Welcome to an easy reference to interview preparation. It’s easy, yet time consuming, but well worth the investment.
First: Prepare a 90-second marketing pitch that is a personal, self-serving, commercial about YOU. It’s an opportunity to highlight your attributes, such as verbal and written skills, technical skills, poise, presence, and personality.
Your marketing pitch should include the following key points:
- Your experience, strengths, accomplishments
- The type of work or position you’re seeking
- Why you are interested in that type of work or industry
- Why you’re attending the event or what you’re seeking (optional)
You should allocate the 90 seconds as follows:
- A brief statement about your education (15 seconds)
- Your early work experience and key accomplishments (20 seconds)
- Your most recent experiences and key achievements (25 seconds)
- What you can do for an employer and what you have to offer—including soft skills and your future focus (30seconds)
For many, if not most, positions, soft skills—such as problem solving and analytical ability—and a positive attitude are as important to employers as education, employment experience, and technical proficiency.
Feel free to reallocate the 90 seconds if your work experience or education is particularly interesting or impressive. Keep in mind that people value their time and may not be willing to listen to lengthy soliloquies. Make it short, interesting and memorable, and deliver it crisply.
After a concise, informative marketing pitch is drafted, the next thing to do is practice, practice, practice. The objective is to achieve a smooth, polished delivery in 90 seconds that exudes confidence, competence, and professionalism.
Make no mistake. It takes time to draft and master an effective marketing pitch, but it’s an invaluable tool that will be useful after you find employment.
Consider this scenario: Christine, a former executive, attended a reception hosted by the alumni of a local university’s business school. The well-attended event was held at a lovely venue with several large rooms and comfortable outside seating. It was an ideal networking opportunity.
Beth, Alexandra, and Jerry, recent business school graduates, were introduced to attendees by professors or staff members. Each young person was poised, pleasant, and engaged. Everyone exchanged business cards.
After a discussion about the changes in the employment landscape and what young people needed to do to increase their employment opportunities, Christine said her goodbyes and left the reception to have dinner with friends in the main dining room.
Before she was seated, Jerry walked up to her with his hand extended and re-introduced himself. He said, “Hello again, Ms. Bryant. I’m Jerry Charles. I met you inside at the reception. I just graduated with an MBA in marketing. I’m working at Global Company as an intern. I hope I’ll get hired in a full-time position, but if I don’t, I’m looking for a position with a company that can use my technical and marketing skills.”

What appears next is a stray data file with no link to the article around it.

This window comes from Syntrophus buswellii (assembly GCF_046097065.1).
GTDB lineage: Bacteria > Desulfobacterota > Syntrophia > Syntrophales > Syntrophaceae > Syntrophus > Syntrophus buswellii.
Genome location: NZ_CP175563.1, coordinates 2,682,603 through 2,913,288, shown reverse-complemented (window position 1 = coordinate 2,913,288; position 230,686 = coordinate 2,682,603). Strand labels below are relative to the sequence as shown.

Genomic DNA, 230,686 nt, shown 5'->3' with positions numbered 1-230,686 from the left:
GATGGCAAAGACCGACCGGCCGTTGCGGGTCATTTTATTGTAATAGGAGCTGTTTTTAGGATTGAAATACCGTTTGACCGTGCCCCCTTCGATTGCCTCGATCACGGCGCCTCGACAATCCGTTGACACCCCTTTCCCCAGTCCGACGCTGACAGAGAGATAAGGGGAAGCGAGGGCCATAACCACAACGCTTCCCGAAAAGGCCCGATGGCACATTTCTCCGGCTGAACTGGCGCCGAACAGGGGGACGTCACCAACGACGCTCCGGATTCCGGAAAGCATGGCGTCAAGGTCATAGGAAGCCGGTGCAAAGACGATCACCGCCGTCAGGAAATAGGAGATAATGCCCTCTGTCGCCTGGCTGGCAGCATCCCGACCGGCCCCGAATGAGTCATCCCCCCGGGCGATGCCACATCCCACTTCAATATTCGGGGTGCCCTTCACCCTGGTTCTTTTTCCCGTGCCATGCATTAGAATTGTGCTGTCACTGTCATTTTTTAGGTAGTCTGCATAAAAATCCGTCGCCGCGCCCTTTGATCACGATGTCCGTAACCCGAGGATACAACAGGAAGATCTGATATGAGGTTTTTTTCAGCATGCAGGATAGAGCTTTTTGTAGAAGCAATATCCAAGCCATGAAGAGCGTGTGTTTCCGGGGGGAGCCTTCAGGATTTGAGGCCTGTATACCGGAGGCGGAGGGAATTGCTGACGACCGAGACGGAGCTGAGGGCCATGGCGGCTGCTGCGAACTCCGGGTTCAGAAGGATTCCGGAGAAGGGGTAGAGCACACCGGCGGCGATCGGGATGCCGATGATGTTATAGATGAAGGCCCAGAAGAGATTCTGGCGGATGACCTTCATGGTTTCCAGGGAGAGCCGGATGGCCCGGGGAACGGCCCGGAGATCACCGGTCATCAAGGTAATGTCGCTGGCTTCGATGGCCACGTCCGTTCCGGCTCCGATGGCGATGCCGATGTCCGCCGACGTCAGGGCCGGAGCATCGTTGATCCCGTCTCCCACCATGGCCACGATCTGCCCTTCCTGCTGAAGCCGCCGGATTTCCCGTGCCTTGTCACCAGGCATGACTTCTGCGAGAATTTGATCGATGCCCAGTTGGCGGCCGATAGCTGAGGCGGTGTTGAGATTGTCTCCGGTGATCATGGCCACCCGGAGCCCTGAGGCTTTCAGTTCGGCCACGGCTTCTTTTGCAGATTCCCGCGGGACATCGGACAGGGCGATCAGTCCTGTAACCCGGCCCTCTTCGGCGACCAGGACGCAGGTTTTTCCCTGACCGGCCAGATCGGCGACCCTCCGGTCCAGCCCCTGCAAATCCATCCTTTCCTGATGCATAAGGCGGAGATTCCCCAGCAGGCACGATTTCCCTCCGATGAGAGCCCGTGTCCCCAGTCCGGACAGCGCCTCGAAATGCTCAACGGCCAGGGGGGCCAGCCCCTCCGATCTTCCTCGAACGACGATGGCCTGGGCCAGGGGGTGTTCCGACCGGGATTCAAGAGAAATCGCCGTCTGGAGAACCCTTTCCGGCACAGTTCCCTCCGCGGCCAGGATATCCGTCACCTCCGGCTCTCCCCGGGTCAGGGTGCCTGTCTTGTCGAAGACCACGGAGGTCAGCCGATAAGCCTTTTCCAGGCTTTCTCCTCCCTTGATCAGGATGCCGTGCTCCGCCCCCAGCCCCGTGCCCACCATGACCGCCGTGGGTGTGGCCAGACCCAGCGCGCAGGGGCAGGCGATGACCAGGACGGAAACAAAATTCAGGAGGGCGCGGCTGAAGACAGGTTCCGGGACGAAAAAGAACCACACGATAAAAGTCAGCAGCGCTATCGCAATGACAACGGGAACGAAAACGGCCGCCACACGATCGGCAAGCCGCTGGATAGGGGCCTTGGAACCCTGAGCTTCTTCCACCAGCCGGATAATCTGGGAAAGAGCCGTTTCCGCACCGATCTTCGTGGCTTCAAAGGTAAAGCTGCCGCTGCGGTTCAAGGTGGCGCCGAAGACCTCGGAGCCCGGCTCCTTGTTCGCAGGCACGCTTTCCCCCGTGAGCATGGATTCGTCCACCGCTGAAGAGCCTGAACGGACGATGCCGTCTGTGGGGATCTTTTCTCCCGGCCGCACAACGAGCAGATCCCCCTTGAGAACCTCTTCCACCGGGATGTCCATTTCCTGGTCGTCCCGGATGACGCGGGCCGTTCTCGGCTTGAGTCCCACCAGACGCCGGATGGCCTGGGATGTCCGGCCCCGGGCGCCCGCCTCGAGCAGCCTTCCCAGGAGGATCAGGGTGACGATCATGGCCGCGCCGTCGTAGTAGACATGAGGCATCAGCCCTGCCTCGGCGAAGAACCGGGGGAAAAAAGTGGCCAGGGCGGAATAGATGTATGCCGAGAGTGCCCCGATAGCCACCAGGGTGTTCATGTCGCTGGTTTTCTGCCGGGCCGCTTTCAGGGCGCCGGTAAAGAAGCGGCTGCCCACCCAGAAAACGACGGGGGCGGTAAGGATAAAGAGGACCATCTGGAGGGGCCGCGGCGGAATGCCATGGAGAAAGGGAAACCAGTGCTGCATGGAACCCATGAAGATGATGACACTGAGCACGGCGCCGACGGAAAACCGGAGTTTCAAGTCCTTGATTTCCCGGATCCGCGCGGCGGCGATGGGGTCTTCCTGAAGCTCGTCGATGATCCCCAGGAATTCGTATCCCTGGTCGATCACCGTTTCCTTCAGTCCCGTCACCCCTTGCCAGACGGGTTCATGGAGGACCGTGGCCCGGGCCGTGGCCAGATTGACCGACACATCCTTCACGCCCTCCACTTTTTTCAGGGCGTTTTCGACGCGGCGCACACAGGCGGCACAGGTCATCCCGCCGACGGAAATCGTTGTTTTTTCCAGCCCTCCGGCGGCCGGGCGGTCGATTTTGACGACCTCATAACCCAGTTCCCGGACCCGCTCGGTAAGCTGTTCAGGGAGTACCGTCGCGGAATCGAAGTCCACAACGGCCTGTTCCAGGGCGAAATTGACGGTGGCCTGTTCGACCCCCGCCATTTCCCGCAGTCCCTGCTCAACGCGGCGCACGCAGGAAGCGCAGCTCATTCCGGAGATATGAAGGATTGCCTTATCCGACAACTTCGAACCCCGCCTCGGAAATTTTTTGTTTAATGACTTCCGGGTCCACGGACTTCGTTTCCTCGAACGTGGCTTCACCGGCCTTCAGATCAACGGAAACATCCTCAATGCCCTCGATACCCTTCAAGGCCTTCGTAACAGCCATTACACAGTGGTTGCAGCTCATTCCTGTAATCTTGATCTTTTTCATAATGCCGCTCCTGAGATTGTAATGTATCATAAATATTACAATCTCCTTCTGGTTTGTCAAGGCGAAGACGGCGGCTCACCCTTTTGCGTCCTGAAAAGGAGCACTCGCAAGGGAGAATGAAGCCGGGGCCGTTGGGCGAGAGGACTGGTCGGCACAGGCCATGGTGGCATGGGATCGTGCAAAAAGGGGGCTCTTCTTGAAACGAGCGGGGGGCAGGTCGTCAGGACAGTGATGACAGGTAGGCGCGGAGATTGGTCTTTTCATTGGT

Christine was floored. It was as if Jerry had attended one of her career readiness workshops. He understood that he had a limited amount of time to convey his message and pitch himself (as his product) persuasively and make a favorable impression. Jerry had nailed the marketing pitch.
Christine agreed to help Jerry with his efforts to find a job. When Jerry returned from vacation, she wasn’t surprised to learn that her help wasn’t needed. Jerry had been offered a position with a Fortune 500 company, which he accepted.
You may notice that Jerry’s pitch was short and didn’t cover his early work experience and key accomplishments. What Jerry delivered in a very limited amount of time was impressive and compelling. His professional appearance and demeanor, posture, firm handshake, and his flawlessly delivered pitch sealed the deal for Christine. Jerry made her want to help him find a job.
Second: Mastering the social graces is another old-school approach that yields positive results. There is an opportunity to be viewed favorably during your job search by
- holding doors open;
- saying “please” and “thank you” to everyone who provides assistance (even in a small way); and
- listening intently and making eye contact.
If someone is especially kind or encouraging before or after an interview, find out the person’s name and send the person a thank-you note. Even better, make an effort to find the individual after the interview to thank him or her in person. You will be remembered favorably.
If an employment opportunity arises, you may be the person contacted to assume the role because you left a positive impression. An expression of your appreciation for what may be considered an insignificant gesture and simply being polite may cause someone to conclude that you’re the kind of person he wants to work with each day.
Thank-you notes should always be sent to contacts that have helped you and anyone who interviewed you individually or in a group. Your failure to do so may be considered a lack of interest or a glaring omission that will be held against you. Use your powers of observation and knowledge about the person to determine whether to use e-mail or snail mail to thank those you have met with or those who have helped you.
Caution: Don’t assume that older individuals aren’t technically savvy. Many of them have whole-heartedly embraced new-school, digital approaches to communication. Use your powers of observation and knowledge about the person to determine whether to use e-mail or snail mail to thank those you have met with or those who have helped you.